Within the context of storytelling as oral tradition, this paper uses a grounded theory approach to explore a single research question about the socializing concepts found in examples of stories told to young children by their mothers and grandmothers in a rural Ugandan village. These story examples were gathered during the implementation of a socio-educational intervention project. The aims of this paper are to provide a descriptive analysis of the emergent themes and constructs in these story examples against the backdrop of a relevant theoretical framework and life in this rural Ugandan village.


Dance, Masculinity And Identity Development: Lessons From A Closed Institution In Buenos Aires, Kelsey Lettko Jan 2013

Dance, Masculinity And Identity Development: Lessons From A Closed Institution In Buenos Aires, Kelsey Lettko

Undergraduate Honors Theses

In the fall of 2011, I participated in a School for International Training (SIT) program in Buenos Aires, Argentina. As part of their Social Movements and Human Rights courses, I spent the semester studying the historical social movements as well as human rights that continue to plague the country today. Each student had to complete and independent study project, in which we conducted our own research and wrote a concluding paper. Another student shared my passion for dance, so we decided to try and combine the art with human rights to create a blend of our interests. We had the ...


Explaining The “Explained”: An Examination Of The Gender-Based Education Gap In India And Its Impact On The Wage Gap, Kanupriya Rungta Jan 2013

Explaining The “Explained”: An Examination Of The Gender-Based Education Gap In India And Its Impact On The Wage Gap, Kanupriya Rungta

CMC Senior Theses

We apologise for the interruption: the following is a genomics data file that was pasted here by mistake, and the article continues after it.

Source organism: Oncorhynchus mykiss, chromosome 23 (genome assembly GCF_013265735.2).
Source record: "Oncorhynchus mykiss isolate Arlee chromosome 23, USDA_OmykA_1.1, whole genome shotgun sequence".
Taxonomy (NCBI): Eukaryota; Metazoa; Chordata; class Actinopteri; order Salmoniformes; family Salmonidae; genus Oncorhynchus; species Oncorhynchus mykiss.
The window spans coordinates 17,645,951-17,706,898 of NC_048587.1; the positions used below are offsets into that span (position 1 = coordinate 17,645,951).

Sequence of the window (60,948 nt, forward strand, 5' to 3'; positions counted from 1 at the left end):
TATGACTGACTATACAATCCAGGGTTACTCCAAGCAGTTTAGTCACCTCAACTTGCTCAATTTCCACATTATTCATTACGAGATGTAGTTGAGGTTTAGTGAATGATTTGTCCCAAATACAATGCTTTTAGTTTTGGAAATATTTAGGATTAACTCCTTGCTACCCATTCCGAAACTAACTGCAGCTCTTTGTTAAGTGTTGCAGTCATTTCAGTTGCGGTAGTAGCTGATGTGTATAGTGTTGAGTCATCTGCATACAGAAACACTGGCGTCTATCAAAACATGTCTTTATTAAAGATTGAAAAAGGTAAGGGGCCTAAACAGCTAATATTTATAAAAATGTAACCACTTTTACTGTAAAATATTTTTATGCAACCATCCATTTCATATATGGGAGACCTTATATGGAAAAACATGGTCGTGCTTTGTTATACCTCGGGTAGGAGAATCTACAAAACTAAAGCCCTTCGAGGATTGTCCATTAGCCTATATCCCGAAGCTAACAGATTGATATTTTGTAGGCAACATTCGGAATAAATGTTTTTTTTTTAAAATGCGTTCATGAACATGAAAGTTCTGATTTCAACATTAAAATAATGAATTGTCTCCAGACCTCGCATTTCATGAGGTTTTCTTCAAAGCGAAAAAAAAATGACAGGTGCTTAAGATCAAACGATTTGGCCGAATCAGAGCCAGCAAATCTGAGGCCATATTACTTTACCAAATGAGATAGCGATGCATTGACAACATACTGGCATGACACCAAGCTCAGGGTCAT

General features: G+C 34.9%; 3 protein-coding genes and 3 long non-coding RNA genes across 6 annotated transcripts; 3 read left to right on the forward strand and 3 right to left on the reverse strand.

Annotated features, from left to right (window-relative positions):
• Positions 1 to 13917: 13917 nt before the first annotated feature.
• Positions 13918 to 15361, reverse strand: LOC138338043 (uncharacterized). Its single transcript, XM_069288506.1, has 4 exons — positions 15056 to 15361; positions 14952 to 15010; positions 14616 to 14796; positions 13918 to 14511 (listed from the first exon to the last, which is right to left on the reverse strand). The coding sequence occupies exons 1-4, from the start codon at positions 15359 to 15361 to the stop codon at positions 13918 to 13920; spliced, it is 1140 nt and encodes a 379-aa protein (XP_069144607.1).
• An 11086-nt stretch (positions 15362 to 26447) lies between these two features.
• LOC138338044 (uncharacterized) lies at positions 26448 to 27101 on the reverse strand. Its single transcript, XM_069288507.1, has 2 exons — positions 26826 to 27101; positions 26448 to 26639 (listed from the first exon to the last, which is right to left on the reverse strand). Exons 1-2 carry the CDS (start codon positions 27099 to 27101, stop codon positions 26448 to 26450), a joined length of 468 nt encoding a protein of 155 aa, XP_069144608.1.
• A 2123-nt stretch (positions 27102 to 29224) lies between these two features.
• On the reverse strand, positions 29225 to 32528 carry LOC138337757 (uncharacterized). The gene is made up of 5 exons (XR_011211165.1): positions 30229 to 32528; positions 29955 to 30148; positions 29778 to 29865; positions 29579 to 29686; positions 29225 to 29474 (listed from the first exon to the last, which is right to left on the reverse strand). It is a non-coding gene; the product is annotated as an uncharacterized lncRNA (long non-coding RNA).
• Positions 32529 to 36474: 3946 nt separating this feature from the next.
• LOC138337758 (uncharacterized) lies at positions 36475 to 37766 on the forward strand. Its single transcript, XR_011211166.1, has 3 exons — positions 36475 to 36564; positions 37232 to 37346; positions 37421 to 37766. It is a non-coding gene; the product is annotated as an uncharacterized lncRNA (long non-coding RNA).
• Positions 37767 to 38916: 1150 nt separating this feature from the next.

Analysis of the National Sample Survey Data from 2011-2012 shows that a gender-based education gap exists. Women are more likely than men to be illiterate. Some parents continue to view household duties as more important than education in the case of girls, causing some to drop out in primary and middle school, which leads to lower experience accumulation. However, females are almost equally as likely as males to be enrolled in school, and an equal proportion of males and females earn higher education degrees. More importantly, the difference in resource allocation seems to be minimal. Although education has a strong ...


The Effects Of Migration On Gender Norms And Relations: The Post-Repatriation Experience In Bor, South Sudan, Marybeth Chrostowsky Jan 2013

The Effects Of Migration On Gender Norms And Relations: The Post-Repatriation Experience In Bor, South Sudan, Marybeth Chrostowsky

Theses and Dissertations--Anthropology

My dissertation research was a 14-month ethnographic study of the post-repatriation experience of forced migrants in South Sudan. It was designed to determine if alterations to gender norms and relations that refugees experienced during asylum differed as a function of the asylum environments and if these modifications remained intact upon the refugees’ return. The forced migrants in my sample, the Dinka of Bor from South Sudan, encountered two different asylum environments and experiences: Kakuma refugee camp in northern Kenya and Khartoum, in northern Sudan. After 10-15 years in asylum, these forced Dinka Bor migrants returned to South Sudan. I compared ...